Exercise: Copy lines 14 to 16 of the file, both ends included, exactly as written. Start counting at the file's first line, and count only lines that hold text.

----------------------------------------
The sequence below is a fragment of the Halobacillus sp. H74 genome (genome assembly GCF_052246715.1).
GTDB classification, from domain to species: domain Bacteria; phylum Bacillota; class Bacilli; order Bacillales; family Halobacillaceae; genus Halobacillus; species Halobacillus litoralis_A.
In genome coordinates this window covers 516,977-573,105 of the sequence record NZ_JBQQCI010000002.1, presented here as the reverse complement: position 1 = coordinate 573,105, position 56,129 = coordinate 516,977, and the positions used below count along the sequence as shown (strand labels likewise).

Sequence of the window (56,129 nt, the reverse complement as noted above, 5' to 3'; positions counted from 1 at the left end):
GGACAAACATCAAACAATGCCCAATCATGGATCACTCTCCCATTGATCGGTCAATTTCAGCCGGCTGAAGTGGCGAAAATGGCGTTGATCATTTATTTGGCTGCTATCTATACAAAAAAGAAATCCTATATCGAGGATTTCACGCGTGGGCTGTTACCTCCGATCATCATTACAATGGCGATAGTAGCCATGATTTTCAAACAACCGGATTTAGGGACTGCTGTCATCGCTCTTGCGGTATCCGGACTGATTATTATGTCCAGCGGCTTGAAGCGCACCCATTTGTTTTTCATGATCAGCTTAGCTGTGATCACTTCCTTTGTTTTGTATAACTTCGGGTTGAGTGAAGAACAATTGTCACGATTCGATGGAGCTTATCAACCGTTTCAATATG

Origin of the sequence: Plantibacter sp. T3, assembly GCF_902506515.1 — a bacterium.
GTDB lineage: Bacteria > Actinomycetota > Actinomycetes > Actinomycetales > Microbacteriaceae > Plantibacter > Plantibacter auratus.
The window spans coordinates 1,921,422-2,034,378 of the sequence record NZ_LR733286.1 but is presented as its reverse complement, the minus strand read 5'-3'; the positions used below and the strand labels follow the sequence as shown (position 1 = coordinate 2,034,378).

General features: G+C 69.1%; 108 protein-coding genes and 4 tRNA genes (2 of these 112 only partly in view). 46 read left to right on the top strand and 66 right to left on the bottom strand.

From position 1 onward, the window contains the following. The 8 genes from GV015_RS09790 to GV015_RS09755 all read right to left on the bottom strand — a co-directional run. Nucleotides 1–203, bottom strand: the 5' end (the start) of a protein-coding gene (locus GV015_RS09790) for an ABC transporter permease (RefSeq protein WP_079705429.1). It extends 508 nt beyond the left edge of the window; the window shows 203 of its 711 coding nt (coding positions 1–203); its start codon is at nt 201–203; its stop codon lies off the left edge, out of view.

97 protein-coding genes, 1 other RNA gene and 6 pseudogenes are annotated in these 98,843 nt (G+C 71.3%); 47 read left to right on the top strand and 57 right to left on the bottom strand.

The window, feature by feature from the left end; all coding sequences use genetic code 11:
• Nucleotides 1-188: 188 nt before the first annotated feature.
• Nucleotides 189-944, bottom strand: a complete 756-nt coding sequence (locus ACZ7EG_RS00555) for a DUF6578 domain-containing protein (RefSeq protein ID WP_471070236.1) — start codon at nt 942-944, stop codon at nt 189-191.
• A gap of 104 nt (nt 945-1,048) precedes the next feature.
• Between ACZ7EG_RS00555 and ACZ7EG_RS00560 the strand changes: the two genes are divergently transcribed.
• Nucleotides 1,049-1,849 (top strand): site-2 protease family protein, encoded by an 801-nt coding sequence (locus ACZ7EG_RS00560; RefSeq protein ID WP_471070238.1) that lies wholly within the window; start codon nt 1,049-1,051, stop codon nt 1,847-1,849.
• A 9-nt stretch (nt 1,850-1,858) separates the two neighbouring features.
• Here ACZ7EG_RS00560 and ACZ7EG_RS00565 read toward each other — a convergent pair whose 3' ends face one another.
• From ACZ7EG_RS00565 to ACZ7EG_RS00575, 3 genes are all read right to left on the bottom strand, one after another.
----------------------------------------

• Nucleotides 189-944, bottom strand: a complete 756-nt coding sequence (locus ACZ7EG_RS00555) for a DUF6578 domain-containing protein (RefSeq protein ID WP_471070236.1) — start codon at nt 942-944, stop codon at nt 189-191.
• A gap of 104 nt (nt 945-1,048) precedes the next feature.
• Between ACZ7EG_RS00555 and ACZ7EG_RS00560 the strand changes: the two genes are divergently transcribed.